But if you take the late ‘90s/early 2000s version of Hopkins and match him with the prime-middleweight Toney you got yourself a real tit-for-tat toss-up that would probably look a lot like Lights Out’s first showdown with Mike McCallum, which ended up a split-draw. McCallum, like Hopkins would be vs. Toney, was the better technician and more consistent puncher (especially with his jab), but the young Michigan badass counter-punched the hell out of the hardnosed veteran.

I was always fine with the draw but I thought Toney deserved to win that 1991 classic. (By the way, that was one of my all-time favorite fights. Anyone who thinks I don’t appreciate boxing can eat a d__k. I love to watch a good, technical boxing match, it just has to be QUALITY craft on display – for an example of what I mean, just check out McCallum-Toney I)

So I’m going to go with Toney edging Hopkins out by majority or split decision in a 12-round middleweight bout.

I’ll go with Hopkins by close unanimous decision in the 15-round bout because I think those extra three rounds would weigh on Toney’s mind and the middleweight version would try to pace himself by laying on the ropes more than usual and fighting in spots. That strategy would enable B-Hop to outwork him.

A fight to the finish is almost impossible with these two. Neither man has ever been knocked out and neither has ever shied away from world-class punchers. Both boxers are great at conserving energy, too. If I have to pick someone, I guess I’ll go with Toney by technical stoppage midway through round 78. Toney’s chin has been tested by hard-punching heavyweights, plus he’s the slicker of the two, so he’s probably take less shots over the extended distance. I think B-Hop would eventually break both his hands on Toney’s head and be held back on his stool before round 79.

I’ll go with the Hopkins-trained fighter over Toney’s guy. B-Hop stresses fundamentals and conditioning/nutrition. Toney can’t teach what he knows or what he does in the ring.

In a street fight I gotta with B-Hop.

In a press conference verbal battle, there’s no doubt that Hopkins would get the most talking done, but he wouldn’t get in Toney’s head and I think Toney would win the contest in the eyes of most observers because he would be the more outrageous (and probably the more vulgar) of the two.

 

FEEDING THE ADDICTION

Doug,

I have never boxed before, nor do I claim to be an expert. I started watching boxing when I could afford HBO about three years ago. Since that time, I have become addicted and purchased Showtime a year later. I watch all fights that are on TV: HBO, Showtime, ESPN2, NBC, Fox Sports and most of the PPV fights. I’ve read and enjoyed the Al Bernstein book. Most of what I “know” about boxing I learned from the fights themselves, the color commentary, you (Doug Fischer) and Steve Kim. I visit the following websites: The RingTV website, boxingscene.com, boxrec.com, maxboxing.com, fightnights.com, and boxingnews24.com.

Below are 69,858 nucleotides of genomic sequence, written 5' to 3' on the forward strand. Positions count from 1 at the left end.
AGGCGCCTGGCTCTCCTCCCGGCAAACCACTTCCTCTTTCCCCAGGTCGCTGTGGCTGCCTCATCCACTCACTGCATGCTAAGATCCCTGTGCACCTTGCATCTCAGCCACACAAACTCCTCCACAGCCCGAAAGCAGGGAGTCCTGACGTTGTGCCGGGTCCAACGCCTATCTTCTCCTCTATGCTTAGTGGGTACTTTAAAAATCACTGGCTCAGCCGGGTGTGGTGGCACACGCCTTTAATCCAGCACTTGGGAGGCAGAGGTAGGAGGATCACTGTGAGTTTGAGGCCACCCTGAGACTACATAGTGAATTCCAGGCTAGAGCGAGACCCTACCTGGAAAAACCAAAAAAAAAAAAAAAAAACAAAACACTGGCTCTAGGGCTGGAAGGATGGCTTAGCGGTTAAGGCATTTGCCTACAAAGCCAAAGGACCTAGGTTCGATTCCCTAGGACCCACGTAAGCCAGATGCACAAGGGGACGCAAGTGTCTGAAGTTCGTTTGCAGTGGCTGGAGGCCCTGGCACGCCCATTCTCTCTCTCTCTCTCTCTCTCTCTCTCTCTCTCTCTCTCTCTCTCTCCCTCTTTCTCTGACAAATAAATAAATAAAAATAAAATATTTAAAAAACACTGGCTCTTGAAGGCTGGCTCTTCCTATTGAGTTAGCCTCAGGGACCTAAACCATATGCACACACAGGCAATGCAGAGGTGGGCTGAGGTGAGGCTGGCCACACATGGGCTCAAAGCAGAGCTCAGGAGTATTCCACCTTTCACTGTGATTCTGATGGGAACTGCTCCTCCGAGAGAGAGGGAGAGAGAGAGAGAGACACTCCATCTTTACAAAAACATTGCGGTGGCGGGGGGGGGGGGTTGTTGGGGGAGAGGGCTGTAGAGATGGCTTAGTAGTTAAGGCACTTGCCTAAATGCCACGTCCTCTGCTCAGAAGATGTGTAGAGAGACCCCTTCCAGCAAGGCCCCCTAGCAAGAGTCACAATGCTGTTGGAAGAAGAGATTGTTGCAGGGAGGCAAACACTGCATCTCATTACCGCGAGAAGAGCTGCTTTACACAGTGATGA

I can truly say that I am addicted to this sport. But, I am truly embarrassed as to my knowledge of the long history of boxing (outside of the last three years). I can hold my own (as far as conversations go) with today’s current boxing news. I was wondering if you could suggest websites or books to brush up on the history of boxing and today’s boxing news (besides the websites I’ve listed of course). Thank you. And thanks for the lessons. Sincerely. – Zach (from Milwaukee)

Don’t mention it, Zach. (I hope I haven’t misled you too much.)

Three books that are good for gaining an appreciation and foundation for boxing’s rich history were brought up in this week’s Monday mailbag and I’m happy to mention them again: “In This Corner…! Forty Two World Champions Tell Their Stories” by Peter Heller, “The Arc of Boxing: The Rise and Decline of the Sweet Science” by Mike Silver and “The Boxing Register,” which is the official record book of the International Boxing Hall of Fame (currently in its fifth edition), by James B. Roberts and Alexander G. Skutt.

As far as historical website to check out, I’d be remiss if I didn’t direct you to the Cyber Boxing Zone. It’s gotta be one of the oldest boxing websites in existence (it was around before HouseofBoxing was founded) and it’s totally dedicated to boxing history.

There’s also a really good blog site – bestboxingblog.com – that gives a lot of love to the sport’s long history. Check out their This Week In Boxing History, Pugilistic Profiles and The Top Twelve sections for a healthy dose of hardcore history, as well as The Critics Corner, which is a collection of boxing book, film and documentary reviews.

WHAT IF? EDWIN VALERO…

Dougie,

If Edwin Valero was still alive:

1. What would his record be?

2. What weight class would he be in?

3. Would the knockout streak have been stopped?

4. If he fought Manny Pacquiao in mid-2012 who wins and how?

5. If he’d lost by now, who would the losses most likely be to?

6. How would he have fared against Timmy Bradley, Rios, Mayweather, Alvarez, and (for $1,000 and a double bonus Alex) Matthysse?

Thank You. – Rahmon Ford, Los Angeles

This email is the latest bit of evidence in my mind that proves that hardcore boxing fans are very close in nature to hardcore comic book geeks. Marvel’s “What If?” comic book (which dealt with hypothetical scenarios for the company’s popular characters or alternative situations to established story lines) hasn’t been an on-going series since the late ‘90s, but I’m starting to think “What If” boxing magazine would be a decent seller.  

I’m not giving you a hard time, Rahmon. I’m a boxing nerd and a comic book geek. I love this s__t as long as folks don’t take it too seriously. So having said that, please take the following (admittedly biased) “What-if” Valero opinions with a total grain of salt: